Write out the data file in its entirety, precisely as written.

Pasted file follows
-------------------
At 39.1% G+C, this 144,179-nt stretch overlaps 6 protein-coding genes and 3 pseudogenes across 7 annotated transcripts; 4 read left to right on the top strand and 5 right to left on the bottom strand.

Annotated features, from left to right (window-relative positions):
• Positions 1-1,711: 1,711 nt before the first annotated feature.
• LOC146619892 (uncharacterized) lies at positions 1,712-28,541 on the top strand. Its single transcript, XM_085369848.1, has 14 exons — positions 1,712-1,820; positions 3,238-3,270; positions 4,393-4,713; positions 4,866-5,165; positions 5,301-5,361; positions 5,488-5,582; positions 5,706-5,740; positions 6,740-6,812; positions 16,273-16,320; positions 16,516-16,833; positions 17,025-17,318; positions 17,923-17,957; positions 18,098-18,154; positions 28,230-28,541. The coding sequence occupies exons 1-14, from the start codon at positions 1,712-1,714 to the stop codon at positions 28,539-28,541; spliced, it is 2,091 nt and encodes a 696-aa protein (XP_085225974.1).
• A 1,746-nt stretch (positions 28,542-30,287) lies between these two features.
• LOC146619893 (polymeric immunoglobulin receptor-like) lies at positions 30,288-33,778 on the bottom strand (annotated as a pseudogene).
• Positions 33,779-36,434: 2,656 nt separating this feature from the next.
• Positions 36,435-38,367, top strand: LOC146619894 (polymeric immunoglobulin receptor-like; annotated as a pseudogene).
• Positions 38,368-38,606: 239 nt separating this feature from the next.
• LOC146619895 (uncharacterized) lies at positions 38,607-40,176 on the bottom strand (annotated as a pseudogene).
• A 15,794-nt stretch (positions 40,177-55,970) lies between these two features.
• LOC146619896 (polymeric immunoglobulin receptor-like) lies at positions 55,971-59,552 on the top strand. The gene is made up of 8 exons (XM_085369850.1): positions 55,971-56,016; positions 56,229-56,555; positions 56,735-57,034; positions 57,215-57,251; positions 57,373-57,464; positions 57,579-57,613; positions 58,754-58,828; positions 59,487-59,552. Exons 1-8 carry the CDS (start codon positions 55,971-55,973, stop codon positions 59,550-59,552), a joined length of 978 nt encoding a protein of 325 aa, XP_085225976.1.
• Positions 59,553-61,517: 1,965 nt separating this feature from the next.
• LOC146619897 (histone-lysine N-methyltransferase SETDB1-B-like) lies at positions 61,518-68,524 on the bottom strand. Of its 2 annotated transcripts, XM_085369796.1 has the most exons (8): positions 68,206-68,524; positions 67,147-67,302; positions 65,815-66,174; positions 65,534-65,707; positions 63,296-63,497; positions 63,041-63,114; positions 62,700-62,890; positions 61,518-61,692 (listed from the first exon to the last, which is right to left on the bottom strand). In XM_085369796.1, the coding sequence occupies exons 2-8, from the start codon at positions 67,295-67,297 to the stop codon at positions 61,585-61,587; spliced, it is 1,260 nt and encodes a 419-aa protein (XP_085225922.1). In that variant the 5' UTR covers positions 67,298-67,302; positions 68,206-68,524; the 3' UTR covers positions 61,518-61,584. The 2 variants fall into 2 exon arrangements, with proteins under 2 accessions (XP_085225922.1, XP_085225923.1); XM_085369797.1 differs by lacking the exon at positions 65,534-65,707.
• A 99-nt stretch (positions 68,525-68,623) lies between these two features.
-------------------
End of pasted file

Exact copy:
At 39.1% G+C, this 144,179-nt stretch overlaps 6 protein-coding genes and 3 pseudogenes across 7 annotated transcripts; 4 read left to right on the top strand and 5 right to left on the bottom strand.

Annotated features, from left to right (window-relative positions):
• Positions 1-1,711: 1,711 nt before the first annotated feature.
• LOC146619892 (uncharacterized) lies at positions 1,712-28,541 on the top strand. Its single transcript, XM_085369848.1, has 14 exons — positions 1,712-1,820; positions 3,238-3,270; positions 4,393-4,713; positions 4,866-5,165; positions 5,301-5,361; positions 5,488-5,582; positions 5,706-5,740; positions 6,740-6,812; positions 16,273-16,320; positions 16,516-16,833; positions 17,025-17,318; positions 17,923-17,957; positions 18,098-18,154; positions 28,230-28,541. The coding sequence occupies exons 1-14, from the start codon at positions 1,712-1,714 to the stop codon at positions 28,539-28,541; spliced, it is 2,091 nt and encodes a 696-aa protein (XP_085225974.1).
• A 1,746-nt stretch (positions 28,542-30,287) lies between these two features.
• LOC146619893 (polymeric immunoglobulin receptor-like) lies at positions 30,288-33,778 on the bottom strand (annotated as a pseudogene).
• Positions 33,779-36,434: 2,656 nt separating this feature from the next.
• Positions 36,435-38,367, top strand: LOC146619894 (polymeric immunoglobulin receptor-like; annotated as a pseudogene).
• Positions 38,368-38,606: 239 nt separating this feature from the next.
• LOC146619895 (uncharacterized) lies at positions 38,607-40,176 on the bottom strand (annotated as a pseudogene).
• A 15,794-nt stretch (positions 40,177-55,970) lies between these two features.
• LOC146619896 (polymeric immunoglobulin receptor-like) lies at positions 55,971-59,552 on the top strand. The gene is made up of 8 exons (XM_085369850.1): positions 55,971-56,016; positions 56,229-56,555; positions 56,735-57,034; positions 57,215-57,251; positions 57,373-57,464; positions 57,579-57,613; positions 58,754-58,828; positions 59,487-59,552. Exons 1-8 carry the CDS (start codon positions 55,971-55,973, stop codon positions 59,550-59,552), a joined length of 978 nt encoding a protein of 325 aa, XP_085225976.1.
• Positions 59,553-61,517: 1,965 nt separating this feature from the next.
• LOC146619897 (histone-lysine N-methyltransferase SETDB1-B-like) lies at positions 61,518-68,524 on the bottom strand. Of its 2 annotated transcripts, XM_085369796.1 has the most exons (8): positions 68,206-68,524; positions 67,147-67,302; positions 65,815-66,174; positions 65,534-65,707; positions 63,296-63,497; positions 63,041-63,114; positions 62,700-62,890; positions 61,518-61,692 (listed from the first exon to the last, which is right to left on the bottom strand). In XM_085369796.1, the coding sequence occupies exons 2-8, from the start codon at positions 67,295-67,297 to the stop codon at positions 61,585-61,587; spliced, it is 1,260 nt and encodes a 419-aa protein (XP_085225922.1). In that variant the 5' UTR covers positions 67,298-67,302; positions 68,206-68,524; the 3' UTR covers positions 61,518-61,584. The 2 variants fall into 2 exon arrangements, with proteins under 2 accessions (XP_085225922.1, XP_085225923.1); XM_085369797.1 differs by lacking the exon at positions 65,534-65,707.
• A 99-nt stretch (positions 68,525-68,623) lies between these two features.